- Individual therapy.
- Group therapy.
- Educational meetings.
- Assistance with social service needs.
Therapy can take many forms. Do your research on what type of approach might best suit you. Options include the more traditional cognitive-behavioral approaches, as well as motivational incentives (rewards-based) programs, mindfulness-based therapy, and more. Some programs may use a combination of therapeutic interventions to utilize a comprehensive approach.
Religious or Secular Orientation
Many programs incorporate a specific religious or spiritual orientation, while others offer a secular approach. Consider if this variable is important in your recovery.
Remember that approaches that discuss a “higher power” typically allow you to define that higher power for yourself.
Amenities will vary widely according to the program you pick. Some centers, especially luxury ones, offer upscale program features and amenities that many people find helpful in recovery. These may include:
- Nutritional programs.
- Equine therapy.
- Spa treatment.
- Fitness programs.
If you can’t afford a luxury center or another program with a ton of services, don’t worry. Even the more bare-bones programs can offer you the care you need to get sober. Many of the additional amenities add comfort but may not be necessary for your recovery.
Questions to Ask the Rehab Center
Make sure to ask treatment centers these questions if they are relevant for you:
- Will I have a roommate?
- When can my friends and family visit?
- Can I bring my pet?
- Do you have meals to accommodate my diet (e.g., vegetarian, gluten-free)?
- Can I bring my phone/laptop? How much time can I spend using them?
- Will I have Internet access?
5 Factors Predicting Success in Treatment
It is estimated that 40-60% of individuals treated for a substance use disorder (SUD) end up relapsing.1 With so many treatment programs out there—some offering big promises and claiming to be the “best” facility—how do you know if you are really choosing a quality program?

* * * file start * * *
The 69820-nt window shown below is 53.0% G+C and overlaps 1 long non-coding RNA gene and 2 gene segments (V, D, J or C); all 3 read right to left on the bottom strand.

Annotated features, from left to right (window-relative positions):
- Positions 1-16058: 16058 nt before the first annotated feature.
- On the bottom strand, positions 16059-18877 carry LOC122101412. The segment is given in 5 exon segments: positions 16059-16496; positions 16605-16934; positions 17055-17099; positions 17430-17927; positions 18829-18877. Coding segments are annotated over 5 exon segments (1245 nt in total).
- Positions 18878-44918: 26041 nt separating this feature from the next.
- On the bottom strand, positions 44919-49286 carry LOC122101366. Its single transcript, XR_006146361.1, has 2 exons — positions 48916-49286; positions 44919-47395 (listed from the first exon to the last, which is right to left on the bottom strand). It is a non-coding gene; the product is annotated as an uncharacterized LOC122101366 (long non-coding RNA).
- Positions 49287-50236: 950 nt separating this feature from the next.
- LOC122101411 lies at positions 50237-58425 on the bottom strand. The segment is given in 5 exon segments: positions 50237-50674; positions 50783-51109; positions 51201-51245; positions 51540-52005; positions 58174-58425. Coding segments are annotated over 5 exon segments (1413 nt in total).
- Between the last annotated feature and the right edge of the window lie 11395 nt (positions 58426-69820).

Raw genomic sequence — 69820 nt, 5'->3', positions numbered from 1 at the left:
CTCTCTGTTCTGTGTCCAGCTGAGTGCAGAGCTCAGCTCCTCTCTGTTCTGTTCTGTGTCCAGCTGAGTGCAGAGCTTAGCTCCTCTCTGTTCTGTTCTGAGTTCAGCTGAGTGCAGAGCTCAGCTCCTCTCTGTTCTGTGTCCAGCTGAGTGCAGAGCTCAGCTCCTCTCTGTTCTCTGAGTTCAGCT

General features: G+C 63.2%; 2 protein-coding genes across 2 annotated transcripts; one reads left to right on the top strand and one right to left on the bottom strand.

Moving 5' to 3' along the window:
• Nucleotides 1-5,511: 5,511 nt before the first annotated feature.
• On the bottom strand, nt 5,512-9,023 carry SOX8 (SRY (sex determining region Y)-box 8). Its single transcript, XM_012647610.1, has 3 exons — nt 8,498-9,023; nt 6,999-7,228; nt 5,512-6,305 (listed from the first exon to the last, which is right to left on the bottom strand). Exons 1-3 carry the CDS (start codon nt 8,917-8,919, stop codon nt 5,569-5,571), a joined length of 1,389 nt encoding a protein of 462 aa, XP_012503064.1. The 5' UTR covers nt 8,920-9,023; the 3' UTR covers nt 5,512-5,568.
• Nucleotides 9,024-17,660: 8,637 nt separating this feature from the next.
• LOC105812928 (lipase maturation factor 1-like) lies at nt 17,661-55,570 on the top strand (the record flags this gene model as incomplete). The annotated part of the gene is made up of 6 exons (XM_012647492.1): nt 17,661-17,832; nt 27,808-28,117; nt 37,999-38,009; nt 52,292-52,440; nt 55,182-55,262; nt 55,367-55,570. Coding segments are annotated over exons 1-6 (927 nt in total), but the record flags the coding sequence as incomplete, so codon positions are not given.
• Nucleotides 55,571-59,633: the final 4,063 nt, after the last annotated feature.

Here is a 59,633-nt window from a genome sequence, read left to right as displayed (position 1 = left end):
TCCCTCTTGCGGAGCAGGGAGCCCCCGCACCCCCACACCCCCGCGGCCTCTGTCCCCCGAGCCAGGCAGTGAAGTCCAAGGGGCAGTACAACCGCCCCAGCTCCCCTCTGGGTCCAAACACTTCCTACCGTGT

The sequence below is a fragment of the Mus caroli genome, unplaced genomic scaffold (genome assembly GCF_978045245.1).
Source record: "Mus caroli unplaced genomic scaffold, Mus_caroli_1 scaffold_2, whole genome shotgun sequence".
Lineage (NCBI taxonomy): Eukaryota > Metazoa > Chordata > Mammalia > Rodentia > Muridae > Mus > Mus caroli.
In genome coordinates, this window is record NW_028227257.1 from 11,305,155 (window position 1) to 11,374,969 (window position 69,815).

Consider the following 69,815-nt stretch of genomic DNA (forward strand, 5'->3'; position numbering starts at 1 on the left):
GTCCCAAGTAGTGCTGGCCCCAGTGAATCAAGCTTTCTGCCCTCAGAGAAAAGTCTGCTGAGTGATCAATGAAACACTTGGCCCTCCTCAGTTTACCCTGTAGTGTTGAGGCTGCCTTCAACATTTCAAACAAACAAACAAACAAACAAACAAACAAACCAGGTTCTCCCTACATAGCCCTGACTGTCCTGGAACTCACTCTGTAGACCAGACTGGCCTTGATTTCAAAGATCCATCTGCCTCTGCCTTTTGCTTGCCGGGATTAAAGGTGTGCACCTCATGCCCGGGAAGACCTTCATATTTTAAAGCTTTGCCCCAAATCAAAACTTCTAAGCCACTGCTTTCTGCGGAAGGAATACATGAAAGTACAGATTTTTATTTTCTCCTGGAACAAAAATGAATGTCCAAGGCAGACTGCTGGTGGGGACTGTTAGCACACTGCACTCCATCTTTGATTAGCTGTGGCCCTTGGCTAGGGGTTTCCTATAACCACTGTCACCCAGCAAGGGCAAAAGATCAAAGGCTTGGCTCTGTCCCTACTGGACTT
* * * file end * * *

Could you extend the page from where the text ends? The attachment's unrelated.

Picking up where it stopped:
Dr. Don Meichenbaum, one of the founders of cognitive-behavioral therapy (CBT) and consultant in the addiction treatment field, describes 5 factors that predict success in treatment:
- The Therapeutic Alliance. The quality of the therapeutic alliance that is established and maintained between clients and treatment staff.
- Client Engagement. The degree of client engagement and active participation in treatment, e.g., in groups, individual therapy, and pharmacologic treatment.
- Perception. The client’s beliefs about how he is improving in treatment.
- Relapse Prevention and Aftercare. Establishing an aftercare/discharge plan, which may include family members, non-substance abusing peers, or other long-term treatment and support.
- Individualized Treatment and Feedback. Implementing an individualized treatment program based on the patient’s moment-to-moment success, or the evidenced-based outcomes of others previously in treatment.
Some questions you might ask to get a feel for how a potential treatment center’s practices align with these 5 factors include the following:
- How does your staff develop and monitor a therapeutic alliance with clients?
- How does staff engage clients in goal setting and developing a long-term recovery plan?
- How does your staff integrate treatment for dual diagnoses?
- Describe clearly how patients, while in the facility, plan for their life after discharge? Are others (family, sponsors, etc.) involved in this plan?
- How effective has your treatment program been in helping clients become abstinent, or reducing substance use, and living a healthy life? Do you have any data that reflects this?
Find a Treatment Center
To ensure you find a quality program that’s right for you, read more about what types of treatments are available, and what being in treatment is like. For assistance finding a program, call 1-888-851-2649 Who Answers? today.
- McLellan, A. T., Lewis, D. C., O’Brien, C. P., & Kleber, H. D. (2000). Drug dependence, a chronic medical illness: implications for treatment, insurance, and outcomes evaluation. JAMA, 284(13), 1689-1695.
- Meichenbaum, D. (n.d.). Consumer’s Guidelines for Choosing a Residential Treatment Center (RTC) [Letter to Director of Treatment].